Our View: Cuccinelli’s good week
It started on Monday with the official announcement of the Northern Virginia Technology Council’s endorsement of his candidacy, and opponent Terry McAuliffe’s lame denial that he knew nothing — nothing! of his Democratic colleagues’ brass-knuckle attempts to get the NVTC to change its mind.
And from there on, the week got even better for Republican gubernatorial candidate Ken Cuccinelli.
Not only did a pair of polls — Quinnipiac and Roanoke College — show the attorney general gaining ground on Mr. McAullife (to within the margin of error), but quick resolution of the state’s felony case against the former Governor’s Mansion chef also took the state GOP’s Capitol Square “scandals” off the front page, at least for the time being.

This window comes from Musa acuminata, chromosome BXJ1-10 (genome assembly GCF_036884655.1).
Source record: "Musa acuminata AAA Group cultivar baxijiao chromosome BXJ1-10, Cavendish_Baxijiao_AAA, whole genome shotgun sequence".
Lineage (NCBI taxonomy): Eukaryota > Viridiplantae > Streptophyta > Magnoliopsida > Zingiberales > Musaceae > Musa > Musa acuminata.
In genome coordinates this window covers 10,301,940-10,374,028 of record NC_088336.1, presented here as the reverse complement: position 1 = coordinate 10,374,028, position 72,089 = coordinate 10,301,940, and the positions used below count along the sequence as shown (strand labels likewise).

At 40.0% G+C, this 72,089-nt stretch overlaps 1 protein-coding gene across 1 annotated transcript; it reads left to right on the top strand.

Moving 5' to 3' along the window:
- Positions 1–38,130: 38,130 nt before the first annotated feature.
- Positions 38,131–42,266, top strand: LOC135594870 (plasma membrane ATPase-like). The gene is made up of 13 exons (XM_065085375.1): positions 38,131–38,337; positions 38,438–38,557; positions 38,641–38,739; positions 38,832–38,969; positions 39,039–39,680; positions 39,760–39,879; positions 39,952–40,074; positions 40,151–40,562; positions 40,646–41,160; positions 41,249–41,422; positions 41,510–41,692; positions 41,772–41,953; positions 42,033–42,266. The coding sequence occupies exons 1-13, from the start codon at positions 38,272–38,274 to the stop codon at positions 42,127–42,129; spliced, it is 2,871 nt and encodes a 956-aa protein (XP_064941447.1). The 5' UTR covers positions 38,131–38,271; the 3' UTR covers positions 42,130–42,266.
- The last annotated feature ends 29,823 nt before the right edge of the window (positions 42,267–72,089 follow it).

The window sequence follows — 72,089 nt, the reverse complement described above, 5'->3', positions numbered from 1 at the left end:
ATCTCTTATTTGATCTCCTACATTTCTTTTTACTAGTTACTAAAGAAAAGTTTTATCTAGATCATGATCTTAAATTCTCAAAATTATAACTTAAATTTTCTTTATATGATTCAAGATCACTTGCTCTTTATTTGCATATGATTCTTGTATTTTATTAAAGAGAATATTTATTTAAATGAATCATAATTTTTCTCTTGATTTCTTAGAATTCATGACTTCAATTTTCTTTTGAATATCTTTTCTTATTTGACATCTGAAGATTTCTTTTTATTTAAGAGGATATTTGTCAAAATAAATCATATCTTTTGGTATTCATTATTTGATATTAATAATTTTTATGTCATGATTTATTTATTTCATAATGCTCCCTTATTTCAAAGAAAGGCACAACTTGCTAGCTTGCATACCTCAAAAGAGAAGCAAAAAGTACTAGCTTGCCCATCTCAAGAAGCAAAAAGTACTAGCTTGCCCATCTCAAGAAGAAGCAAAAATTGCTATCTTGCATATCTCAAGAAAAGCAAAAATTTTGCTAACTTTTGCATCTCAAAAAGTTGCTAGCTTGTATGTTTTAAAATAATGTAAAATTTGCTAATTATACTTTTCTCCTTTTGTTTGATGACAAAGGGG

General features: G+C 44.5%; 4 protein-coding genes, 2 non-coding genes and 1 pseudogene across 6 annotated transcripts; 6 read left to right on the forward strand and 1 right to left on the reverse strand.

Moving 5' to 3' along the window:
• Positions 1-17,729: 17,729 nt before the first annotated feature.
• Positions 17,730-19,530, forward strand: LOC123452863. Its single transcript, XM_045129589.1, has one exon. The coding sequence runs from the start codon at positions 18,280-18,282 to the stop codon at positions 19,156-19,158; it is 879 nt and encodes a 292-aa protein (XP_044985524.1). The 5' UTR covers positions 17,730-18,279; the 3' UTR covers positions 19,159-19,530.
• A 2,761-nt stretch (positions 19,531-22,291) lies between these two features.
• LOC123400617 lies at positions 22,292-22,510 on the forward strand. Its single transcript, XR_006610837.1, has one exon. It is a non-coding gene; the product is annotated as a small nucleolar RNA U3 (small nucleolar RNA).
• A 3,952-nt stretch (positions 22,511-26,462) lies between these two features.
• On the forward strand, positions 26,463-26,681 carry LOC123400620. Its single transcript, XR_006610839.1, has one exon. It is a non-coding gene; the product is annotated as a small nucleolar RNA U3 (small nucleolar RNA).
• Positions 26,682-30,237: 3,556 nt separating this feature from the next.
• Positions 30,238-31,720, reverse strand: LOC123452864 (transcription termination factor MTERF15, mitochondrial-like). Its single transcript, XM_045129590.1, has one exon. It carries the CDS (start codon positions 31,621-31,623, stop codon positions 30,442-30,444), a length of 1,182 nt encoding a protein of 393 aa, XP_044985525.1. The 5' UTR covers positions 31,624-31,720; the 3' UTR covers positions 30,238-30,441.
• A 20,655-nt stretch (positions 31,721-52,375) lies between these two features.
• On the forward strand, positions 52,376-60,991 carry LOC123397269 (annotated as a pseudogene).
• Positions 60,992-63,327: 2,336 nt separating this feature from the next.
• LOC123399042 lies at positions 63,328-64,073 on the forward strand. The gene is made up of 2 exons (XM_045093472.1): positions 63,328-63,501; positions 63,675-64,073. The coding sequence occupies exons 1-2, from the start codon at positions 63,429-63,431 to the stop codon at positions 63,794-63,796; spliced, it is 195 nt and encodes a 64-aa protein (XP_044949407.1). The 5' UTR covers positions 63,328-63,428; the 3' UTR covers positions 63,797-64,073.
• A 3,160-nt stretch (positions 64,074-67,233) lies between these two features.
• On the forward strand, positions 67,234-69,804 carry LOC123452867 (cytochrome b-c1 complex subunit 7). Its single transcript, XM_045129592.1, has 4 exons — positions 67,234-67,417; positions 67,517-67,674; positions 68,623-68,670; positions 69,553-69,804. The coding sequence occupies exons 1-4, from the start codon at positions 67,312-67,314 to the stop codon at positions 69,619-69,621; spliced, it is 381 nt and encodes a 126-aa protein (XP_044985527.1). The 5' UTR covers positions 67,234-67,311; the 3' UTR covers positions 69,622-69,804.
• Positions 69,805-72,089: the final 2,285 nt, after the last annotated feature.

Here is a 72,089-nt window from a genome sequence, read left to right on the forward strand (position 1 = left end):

Finally, just to show what kind of a week it’s been for Mr. Cuccinelli, the federal Environmental Protection Agency picked Friday to roll out strict limitations on carbon emissions from future coal- and gas-fired power plants. These restrictions affect Mr. Cuccinelli not a whit — he’s already told the public where he stands on the issue — but they do put Mr. McAuliffe in a considerable bind.
Since stating, in unequivocal terms, his opposition to coal-fired power during his ill-fated bid for the Democratic nomination four years ago, Mr. McAuliffe has tempered his stance on the issue, at least publicly, so as not to alienate folks in Southwest Virginia, where coal is central to the economy. Now, Mr. Cuccinelli can run him to ground merely by asking a simple question: “With whom do you stand, Virginians or the out-of-the-state environmental interests bankrolling your campaign?”
Meanwhile, in a statement issued Friday, Mr. Cuccinelli simply reiterated his position: “Unlike my opponent, you don’t have to guess where I stand on energy issues and protecting Virginia jobs. I’m the only candidate in this race who has fought to protect Virginia jobs and sensible energy policy that keep rates manageable, and I will continue that fight as governor.”
It’s a heckuva good week, we say, when the EPA unwittingly advances your cause.